as corresponds to the portion of wages contributed to their support, (c) If no dependents are left, expenses of medical care and burial to a reasonable amount, not in excess of $100. Compensation for disability, (a) For total disability, a sum beginning with the fifteenth day, not exceeding
50 per cent of average weekly earnings. (6) For partial disability, a sum not in excess of 50 per cent of the loss of earning capacity.
In no case is compensation to exceed $10 a week nor run for a longer period than 300 weeks.
The court may determine the amount of lump sums payable as a substitute for weekly payments. Revision of benefits. The injured person, when requested by the employer, must submit to medical examination not oftener than once a week. Insurance. No provision.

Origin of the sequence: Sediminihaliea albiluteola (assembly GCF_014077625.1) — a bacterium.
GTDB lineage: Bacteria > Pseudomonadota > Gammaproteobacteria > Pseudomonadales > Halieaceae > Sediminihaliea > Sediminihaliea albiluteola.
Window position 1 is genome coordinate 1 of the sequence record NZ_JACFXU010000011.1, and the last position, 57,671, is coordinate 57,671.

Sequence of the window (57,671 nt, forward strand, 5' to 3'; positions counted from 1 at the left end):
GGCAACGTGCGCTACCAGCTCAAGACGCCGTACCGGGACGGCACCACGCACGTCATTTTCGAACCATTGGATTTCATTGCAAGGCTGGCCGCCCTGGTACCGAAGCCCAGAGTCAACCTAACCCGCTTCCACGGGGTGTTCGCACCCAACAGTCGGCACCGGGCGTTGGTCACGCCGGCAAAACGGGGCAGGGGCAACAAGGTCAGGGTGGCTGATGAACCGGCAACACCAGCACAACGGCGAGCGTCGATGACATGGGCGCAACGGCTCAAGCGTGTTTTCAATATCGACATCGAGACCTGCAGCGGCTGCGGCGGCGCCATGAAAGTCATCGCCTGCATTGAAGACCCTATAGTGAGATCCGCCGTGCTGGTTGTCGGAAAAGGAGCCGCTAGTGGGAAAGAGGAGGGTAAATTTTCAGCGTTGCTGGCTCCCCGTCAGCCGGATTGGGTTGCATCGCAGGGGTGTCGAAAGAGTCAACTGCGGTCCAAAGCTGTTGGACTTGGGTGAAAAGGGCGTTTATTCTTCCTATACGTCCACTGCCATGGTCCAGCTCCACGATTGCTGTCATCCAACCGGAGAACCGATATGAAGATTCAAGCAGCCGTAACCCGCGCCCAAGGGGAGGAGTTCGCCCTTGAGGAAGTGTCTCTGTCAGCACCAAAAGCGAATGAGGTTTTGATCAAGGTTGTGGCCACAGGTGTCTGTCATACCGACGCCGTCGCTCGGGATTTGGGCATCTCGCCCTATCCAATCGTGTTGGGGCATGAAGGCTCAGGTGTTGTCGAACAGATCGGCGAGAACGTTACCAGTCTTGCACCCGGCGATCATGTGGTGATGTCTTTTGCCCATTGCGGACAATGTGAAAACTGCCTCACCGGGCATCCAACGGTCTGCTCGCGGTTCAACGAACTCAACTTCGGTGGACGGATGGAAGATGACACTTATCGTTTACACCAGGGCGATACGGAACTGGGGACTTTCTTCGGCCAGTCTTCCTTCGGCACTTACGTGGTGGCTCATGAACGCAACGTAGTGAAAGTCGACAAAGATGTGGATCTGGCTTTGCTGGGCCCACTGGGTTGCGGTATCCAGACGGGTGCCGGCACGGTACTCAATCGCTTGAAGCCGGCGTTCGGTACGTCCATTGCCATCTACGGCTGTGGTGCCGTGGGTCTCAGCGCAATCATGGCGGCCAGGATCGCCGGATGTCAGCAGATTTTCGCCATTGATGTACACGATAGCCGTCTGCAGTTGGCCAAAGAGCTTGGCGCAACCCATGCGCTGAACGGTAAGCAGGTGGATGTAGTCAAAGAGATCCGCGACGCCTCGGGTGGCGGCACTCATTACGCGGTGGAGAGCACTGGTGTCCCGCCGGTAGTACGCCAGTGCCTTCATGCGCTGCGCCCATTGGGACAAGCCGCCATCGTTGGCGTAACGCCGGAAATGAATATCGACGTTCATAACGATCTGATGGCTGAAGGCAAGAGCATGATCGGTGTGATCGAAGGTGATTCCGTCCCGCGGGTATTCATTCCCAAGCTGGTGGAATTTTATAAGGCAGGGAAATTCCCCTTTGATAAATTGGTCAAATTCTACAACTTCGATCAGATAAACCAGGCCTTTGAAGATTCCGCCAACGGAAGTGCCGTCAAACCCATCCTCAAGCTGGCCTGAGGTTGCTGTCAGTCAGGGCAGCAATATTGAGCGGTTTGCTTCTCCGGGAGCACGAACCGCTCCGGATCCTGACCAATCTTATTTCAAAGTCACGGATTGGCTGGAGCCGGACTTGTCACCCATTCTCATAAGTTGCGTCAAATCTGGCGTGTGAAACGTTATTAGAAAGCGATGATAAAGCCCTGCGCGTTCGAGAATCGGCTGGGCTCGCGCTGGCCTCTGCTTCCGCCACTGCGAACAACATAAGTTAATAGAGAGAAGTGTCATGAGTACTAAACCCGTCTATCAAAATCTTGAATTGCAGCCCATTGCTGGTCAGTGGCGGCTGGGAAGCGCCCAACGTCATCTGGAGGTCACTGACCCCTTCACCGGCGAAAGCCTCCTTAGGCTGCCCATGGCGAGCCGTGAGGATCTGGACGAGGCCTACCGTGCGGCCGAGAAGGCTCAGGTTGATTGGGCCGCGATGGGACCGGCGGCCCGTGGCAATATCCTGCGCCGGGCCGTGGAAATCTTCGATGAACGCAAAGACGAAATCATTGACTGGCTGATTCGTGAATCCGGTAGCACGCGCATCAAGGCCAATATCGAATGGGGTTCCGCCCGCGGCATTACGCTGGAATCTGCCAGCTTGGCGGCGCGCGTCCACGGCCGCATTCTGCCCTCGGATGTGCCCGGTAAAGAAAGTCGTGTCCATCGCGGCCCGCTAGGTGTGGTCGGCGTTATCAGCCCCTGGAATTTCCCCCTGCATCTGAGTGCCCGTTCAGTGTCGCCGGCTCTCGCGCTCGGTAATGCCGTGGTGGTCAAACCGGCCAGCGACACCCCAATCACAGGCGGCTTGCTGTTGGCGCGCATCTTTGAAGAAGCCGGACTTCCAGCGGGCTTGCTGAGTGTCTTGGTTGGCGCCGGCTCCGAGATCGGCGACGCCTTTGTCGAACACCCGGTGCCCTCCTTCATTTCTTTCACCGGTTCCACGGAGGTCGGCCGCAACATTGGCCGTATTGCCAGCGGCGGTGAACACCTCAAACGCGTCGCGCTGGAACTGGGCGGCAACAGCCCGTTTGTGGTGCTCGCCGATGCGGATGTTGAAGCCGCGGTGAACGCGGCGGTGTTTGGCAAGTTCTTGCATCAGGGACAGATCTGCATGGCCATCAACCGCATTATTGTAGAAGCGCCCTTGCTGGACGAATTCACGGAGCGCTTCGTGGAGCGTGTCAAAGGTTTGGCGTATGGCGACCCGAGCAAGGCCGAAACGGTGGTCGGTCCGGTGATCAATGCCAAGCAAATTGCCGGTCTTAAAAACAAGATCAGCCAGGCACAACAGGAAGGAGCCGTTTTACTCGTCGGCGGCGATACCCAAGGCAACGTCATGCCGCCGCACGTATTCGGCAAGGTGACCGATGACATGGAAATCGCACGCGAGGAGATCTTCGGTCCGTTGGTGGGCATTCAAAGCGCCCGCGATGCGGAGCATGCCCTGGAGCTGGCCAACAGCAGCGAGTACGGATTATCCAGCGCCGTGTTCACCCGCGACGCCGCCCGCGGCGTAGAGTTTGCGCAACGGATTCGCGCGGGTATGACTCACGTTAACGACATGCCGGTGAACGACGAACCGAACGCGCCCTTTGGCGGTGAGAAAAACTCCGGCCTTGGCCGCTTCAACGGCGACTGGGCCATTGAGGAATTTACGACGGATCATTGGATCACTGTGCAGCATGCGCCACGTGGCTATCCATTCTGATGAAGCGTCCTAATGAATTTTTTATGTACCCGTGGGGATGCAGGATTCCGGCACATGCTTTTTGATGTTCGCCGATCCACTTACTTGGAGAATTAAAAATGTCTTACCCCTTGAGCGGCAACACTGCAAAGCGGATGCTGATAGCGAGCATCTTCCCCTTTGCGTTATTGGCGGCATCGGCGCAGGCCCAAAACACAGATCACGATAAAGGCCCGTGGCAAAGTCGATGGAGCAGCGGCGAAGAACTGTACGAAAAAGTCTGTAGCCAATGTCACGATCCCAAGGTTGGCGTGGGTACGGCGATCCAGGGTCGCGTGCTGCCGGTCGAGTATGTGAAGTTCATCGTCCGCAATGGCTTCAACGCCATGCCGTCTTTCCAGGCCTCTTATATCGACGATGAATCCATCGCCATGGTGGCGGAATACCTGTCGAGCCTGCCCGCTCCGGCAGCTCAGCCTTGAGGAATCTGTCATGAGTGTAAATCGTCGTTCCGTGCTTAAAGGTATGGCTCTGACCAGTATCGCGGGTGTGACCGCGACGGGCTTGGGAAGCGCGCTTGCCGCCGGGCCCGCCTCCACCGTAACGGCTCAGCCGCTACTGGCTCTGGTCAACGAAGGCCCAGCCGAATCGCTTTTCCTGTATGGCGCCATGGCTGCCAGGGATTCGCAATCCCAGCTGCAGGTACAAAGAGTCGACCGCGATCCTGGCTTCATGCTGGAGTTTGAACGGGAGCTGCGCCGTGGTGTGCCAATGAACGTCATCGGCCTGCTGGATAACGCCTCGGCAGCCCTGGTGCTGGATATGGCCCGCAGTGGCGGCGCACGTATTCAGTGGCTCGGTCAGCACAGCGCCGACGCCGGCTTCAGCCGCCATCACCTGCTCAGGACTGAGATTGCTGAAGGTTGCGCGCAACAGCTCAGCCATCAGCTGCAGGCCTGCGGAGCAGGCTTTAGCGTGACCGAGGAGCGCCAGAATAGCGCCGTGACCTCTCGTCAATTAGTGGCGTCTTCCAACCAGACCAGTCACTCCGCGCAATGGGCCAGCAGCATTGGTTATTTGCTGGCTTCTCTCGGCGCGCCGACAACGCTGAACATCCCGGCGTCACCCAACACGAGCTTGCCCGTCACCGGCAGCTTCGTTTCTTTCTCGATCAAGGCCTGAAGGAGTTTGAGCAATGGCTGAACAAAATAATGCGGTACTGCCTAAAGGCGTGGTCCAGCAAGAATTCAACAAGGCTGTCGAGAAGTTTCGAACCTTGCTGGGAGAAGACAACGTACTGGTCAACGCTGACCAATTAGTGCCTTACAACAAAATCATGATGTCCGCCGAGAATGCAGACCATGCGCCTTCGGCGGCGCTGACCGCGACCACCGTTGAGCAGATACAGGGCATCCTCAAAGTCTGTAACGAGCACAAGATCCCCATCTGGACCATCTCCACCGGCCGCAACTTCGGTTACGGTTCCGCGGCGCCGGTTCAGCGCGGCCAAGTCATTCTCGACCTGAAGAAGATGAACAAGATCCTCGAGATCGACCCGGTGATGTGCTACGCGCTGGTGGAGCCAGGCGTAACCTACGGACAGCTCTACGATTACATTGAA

Security of payments. The employer must satisfy the commissioner of labor of his ability to pay the required compensation or file a bond conditioned on the discharge of all liability incurred under this act.
Weekly payments have the same preferential claim against the assets of the employer as is allowed for unpaid wages or personal services.
Settlement of disputes. All questions not settled by agreement are determined by an action in equity.
Date of enactment. April 4, 1911; in effect July 1, 1911; amended May 2, 1911, April 1,1912, and March 27,1913.